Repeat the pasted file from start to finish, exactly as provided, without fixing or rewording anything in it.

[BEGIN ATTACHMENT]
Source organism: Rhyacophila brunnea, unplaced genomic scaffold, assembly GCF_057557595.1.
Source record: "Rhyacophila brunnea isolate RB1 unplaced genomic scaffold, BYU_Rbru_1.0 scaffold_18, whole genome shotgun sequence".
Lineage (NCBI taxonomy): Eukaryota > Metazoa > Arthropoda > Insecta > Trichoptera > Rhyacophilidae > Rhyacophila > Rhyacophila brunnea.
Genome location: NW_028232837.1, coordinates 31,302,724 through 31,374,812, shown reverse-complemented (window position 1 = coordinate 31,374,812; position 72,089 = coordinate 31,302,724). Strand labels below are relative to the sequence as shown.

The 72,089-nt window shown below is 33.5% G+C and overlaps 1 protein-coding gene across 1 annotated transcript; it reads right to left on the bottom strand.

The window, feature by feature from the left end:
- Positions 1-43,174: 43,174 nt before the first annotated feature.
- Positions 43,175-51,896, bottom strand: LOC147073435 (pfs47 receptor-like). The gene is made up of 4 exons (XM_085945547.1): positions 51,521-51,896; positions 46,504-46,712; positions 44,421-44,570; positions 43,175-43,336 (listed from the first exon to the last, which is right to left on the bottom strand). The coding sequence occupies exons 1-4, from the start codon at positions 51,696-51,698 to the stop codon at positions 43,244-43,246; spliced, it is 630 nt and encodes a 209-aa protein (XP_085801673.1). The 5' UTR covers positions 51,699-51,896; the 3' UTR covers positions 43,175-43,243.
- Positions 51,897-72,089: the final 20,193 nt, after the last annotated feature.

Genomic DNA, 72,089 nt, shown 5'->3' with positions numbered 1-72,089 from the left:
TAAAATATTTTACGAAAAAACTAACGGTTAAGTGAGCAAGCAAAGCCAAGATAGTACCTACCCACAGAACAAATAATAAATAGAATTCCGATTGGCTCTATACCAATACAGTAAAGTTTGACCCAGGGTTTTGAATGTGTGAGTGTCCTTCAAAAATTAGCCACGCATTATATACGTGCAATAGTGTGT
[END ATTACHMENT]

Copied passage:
Source organism: Rhyacophila brunnea, unplaced genomic scaffold, assembly GCF_057557595.1.
Source record: "Rhyacophila brunnea isolate RB1 unplaced genomic scaffold, BYU_Rbru_1.0 scaffold_18, whole genome shotgun sequence".
Lineage (NCBI taxonomy): Eukaryota > Metazoa > Arthropoda > Insecta > Trichoptera > Rhyacophilidae > Rhyacophila > Rhyacophila brunnea.
Genome location: NW_028232837.1, coordinates 31,302,724 through 31,374,812, shown reverse-complemented (window position 1 = coordinate 31,374,812; position 72,089 = coordinate 31,302,724). Strand labels below are relative to the sequence as shown.

The 72,089-nt window shown below is 33.5% G+C and overlaps 1 protein-coding gene across 1 annotated transcript; it reads right to left on the bottom strand.

The window, feature by feature from the left end:
- Positions 1-43,174: 43,174 nt before the first annotated feature.
- Positions 43,175-51,896, bottom strand: LOC147073435 (pfs47 receptor-like). The gene is made up of 4 exons (XM_085945547.1): positions 51,521-51,896; positions 46,504-46,712; positions 44,421-44,570; positions 43,175-43,336 (listed from the first exon to the last, which is right to left on the bottom strand). The coding sequence occupies exons 1-4, from the start codon at positions 51,696-51,698 to the stop codon at positions 43,244-43,246; spliced, it is 630 nt and encodes a 209-aa protein (XP_085801673.1). The 5' UTR covers positions 51,699-51,896; the 3' UTR covers positions 43,175-43,243.
- Positions 51,897-72,089: the final 20,193 nt, after the last annotated feature.

Genomic DNA, 72,089 nt, shown 5'->3' with positions numbered 1-72,089 from the left:
TAAAATATTTTACGAAAAAACTAACGGTTAAGTGAGCAAGCAAAGCCAAGATAGTACCTACCCACAGAACAAATAATAAATAGAATTCCGATTGGCTCTATACCAATACAGTAAAGTTTGACCCAGGGTTTTGAATGTGTGAGTGTCCTTCAAAAATTAGCCACGCATTATATACGTGCAATAGTGTGT